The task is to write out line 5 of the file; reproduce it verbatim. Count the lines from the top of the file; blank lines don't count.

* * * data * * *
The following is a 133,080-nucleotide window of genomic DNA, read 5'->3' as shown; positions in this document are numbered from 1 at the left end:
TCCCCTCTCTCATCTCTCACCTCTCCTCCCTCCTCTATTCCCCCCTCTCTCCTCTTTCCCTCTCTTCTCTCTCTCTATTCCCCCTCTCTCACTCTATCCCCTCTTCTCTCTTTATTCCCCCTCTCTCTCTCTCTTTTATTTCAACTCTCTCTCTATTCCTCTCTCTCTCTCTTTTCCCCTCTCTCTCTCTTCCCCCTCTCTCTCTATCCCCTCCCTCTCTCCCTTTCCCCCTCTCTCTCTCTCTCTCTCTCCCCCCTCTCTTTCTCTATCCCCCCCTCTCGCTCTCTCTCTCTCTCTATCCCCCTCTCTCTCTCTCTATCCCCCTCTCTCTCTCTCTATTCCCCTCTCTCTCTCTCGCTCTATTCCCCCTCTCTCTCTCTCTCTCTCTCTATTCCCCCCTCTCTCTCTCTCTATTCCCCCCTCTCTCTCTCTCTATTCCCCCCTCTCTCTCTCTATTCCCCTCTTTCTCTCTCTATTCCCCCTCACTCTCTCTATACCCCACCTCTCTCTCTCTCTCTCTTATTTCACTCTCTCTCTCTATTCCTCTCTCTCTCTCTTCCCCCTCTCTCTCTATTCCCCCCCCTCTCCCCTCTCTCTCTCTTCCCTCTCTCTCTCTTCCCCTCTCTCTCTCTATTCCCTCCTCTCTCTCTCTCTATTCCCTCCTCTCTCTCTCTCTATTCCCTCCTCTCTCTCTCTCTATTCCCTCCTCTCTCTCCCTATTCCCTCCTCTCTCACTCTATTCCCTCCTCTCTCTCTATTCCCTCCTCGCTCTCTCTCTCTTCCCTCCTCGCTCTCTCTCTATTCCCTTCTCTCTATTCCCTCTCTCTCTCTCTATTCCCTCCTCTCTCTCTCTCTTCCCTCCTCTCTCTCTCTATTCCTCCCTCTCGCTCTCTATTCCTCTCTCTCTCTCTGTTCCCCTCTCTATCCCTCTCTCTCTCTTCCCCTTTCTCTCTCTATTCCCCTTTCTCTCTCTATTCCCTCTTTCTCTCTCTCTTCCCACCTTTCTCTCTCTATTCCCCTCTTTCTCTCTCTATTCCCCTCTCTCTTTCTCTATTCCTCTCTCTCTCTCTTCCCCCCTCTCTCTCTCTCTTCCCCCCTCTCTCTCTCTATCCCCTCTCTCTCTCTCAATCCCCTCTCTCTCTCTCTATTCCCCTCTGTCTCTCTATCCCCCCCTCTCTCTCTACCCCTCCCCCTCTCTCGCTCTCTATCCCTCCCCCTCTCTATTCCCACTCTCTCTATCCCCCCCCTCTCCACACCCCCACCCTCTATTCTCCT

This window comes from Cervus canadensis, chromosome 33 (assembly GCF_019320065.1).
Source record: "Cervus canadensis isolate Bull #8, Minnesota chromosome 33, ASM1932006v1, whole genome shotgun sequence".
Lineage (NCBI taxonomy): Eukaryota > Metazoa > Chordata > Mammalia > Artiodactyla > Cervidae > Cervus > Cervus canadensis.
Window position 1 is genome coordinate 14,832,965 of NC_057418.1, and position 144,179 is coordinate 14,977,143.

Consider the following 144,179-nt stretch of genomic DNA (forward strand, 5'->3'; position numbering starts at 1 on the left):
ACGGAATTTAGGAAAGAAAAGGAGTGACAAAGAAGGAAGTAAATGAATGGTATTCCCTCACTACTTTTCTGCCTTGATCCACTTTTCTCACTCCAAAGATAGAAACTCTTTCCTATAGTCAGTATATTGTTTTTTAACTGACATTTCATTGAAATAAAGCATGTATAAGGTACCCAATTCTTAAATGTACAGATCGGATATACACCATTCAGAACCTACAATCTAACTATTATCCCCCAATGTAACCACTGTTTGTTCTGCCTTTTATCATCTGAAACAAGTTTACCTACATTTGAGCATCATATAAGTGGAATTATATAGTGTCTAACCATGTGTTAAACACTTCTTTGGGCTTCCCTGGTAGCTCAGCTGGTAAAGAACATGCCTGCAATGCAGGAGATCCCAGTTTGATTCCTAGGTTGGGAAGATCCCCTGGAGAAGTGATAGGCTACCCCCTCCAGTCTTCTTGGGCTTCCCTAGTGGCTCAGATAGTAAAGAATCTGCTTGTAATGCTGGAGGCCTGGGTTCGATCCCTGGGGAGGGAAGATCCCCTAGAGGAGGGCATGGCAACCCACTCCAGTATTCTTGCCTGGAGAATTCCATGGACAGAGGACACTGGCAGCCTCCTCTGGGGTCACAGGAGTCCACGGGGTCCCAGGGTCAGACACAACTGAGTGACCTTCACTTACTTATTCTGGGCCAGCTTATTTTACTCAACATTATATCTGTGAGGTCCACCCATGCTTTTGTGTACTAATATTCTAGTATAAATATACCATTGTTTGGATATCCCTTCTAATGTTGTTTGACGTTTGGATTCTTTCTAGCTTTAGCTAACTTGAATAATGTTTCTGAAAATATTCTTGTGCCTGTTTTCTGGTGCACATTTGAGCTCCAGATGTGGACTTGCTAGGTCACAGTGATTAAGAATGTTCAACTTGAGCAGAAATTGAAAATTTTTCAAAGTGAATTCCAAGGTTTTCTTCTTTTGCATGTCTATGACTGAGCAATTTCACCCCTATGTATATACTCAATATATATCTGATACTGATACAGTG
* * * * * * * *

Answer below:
Lineage (NCBI taxonomy): Eukaryota > Metazoa > Chordata > Mammalia > Artiodactyla > Cervidae > Cervus > Cervus canadensis.